Have you ever felt like Super Mom or Dad? You’re the go-to person.
You have all the answers, the magic cure. Your loved ones not only seek your advice, but eagerly apply it to the situation. You stop dilemmas in their tracks with your uncanny skills. Problems bow humbly as you sweep them out of the way. Donning your bright red super hero cape, you stand on the mountain top. You’re a force to be reckoned with—powerfully steadfast and brilliantly perceptive.
But then, the unthinkable happens. In one quick moment, you’re un-caped. Your super-human powers seem to dissolve like cotton-candy on the back seat of the car.
You’ve made a mistake. Not just any mistake—a noticeable mistake.
Nothing de-thrones Super Mom or Dad like a terrible slip, blunder, or faux pas in front of others. Does the family now see me as human? Do they know I’m not perfect? Suddenly, the rush of embarrassment pushes me off my prideful mountain.
For me, my mistake was huge and embarrassingly destructive to my ego. After frustratingly teaching my son to parallel park, I placed gasoline in my diesel engine car. (I have a diesel car and gasoline car if you’re wondering how).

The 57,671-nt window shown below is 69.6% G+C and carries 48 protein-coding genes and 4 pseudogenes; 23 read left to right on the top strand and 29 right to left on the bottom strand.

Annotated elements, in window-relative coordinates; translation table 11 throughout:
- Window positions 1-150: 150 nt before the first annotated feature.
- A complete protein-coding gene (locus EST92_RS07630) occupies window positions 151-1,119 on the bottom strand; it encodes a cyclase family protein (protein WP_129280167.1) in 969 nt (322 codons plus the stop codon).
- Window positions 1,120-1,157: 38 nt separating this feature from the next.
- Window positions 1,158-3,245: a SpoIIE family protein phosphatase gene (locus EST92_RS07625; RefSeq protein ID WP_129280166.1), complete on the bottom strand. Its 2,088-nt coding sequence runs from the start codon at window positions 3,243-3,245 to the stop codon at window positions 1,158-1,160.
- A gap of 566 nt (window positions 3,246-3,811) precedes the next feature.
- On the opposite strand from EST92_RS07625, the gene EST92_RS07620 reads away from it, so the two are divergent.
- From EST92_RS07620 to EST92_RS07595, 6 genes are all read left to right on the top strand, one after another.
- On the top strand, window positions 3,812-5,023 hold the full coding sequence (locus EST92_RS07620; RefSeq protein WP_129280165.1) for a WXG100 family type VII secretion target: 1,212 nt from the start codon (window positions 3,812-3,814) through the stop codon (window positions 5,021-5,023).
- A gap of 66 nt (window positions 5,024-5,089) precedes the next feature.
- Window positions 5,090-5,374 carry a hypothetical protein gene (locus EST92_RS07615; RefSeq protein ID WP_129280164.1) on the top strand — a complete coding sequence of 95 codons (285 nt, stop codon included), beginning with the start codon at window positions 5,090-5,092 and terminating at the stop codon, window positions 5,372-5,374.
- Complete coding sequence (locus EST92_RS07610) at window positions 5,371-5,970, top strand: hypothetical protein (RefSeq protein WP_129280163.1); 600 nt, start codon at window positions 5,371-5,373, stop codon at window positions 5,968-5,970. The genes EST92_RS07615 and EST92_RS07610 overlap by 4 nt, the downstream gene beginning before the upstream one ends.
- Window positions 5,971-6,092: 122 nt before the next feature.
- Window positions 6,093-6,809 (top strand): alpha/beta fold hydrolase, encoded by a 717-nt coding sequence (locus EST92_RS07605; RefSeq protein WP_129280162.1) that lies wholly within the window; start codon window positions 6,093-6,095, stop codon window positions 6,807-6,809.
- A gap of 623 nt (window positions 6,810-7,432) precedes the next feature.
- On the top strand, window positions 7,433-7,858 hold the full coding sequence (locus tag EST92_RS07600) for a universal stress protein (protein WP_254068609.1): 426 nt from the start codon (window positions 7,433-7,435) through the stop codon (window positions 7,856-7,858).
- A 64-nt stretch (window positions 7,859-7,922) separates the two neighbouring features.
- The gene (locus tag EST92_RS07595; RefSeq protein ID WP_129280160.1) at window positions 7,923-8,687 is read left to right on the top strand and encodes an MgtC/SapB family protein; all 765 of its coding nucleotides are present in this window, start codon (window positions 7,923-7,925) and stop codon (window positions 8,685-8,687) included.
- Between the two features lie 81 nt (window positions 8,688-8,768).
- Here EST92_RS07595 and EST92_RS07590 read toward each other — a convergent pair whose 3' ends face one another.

The expert driving teacher, who at times lost patience with the inexperienced driver, now appeared unschooled in the basics of fueling a vehicle. Pride quickly turned to fear, embarrassment, and regret.
With enough diesel left to drive home safely, shame heated my face as I explained the error of my ways to my husband. Not knowing how he would react, I braced myself.
“Oh, why did this have to happen in front of the kids? Of all the stupid things I’ve done, this is the worst!” my accusatory mind rambled.
However my mind acted, my husband did the opposite. Calmly without accusation, he responded, “We’ll fix it. Don’t worry.”
“What? How? Are you sure?”
He lovely assured, “Everything will be okay.”
And thanks to YouTube, my husband’s amazing fix-it skills, my children’s apprenticing, and $50 in auto parts, the car drives like the day we got it!
Flushing 17 gallons of gasoline from the car was no easy task. It took a couple of days of repair. However, my enormous ego drained instantaneously. I no longer claimed Queen of the Hill anymore. I fell hard and fast, tearing off my red super hero cape.
It’s easy to get puffed up from all your successes—to see how important you are or how much others need you. It’s easy to lose sight of your faults and failures. To see the speck in your brother’s eye and not the plank in your own. What I learned is that I make mistakes and I need help just as much as anyone else.
Mistakes don’t have to knock you or me off the mountain and we don’t have to give up our super hero cape. We just need to leave room for others on the mountain as well as allow others the opportunity to wear their red cape too.
Real super heroes model humility. They admit their mistakes and receive help as well as give help. Now go head put your cape on and join me on the mountain. We have a lot of super hero work to do!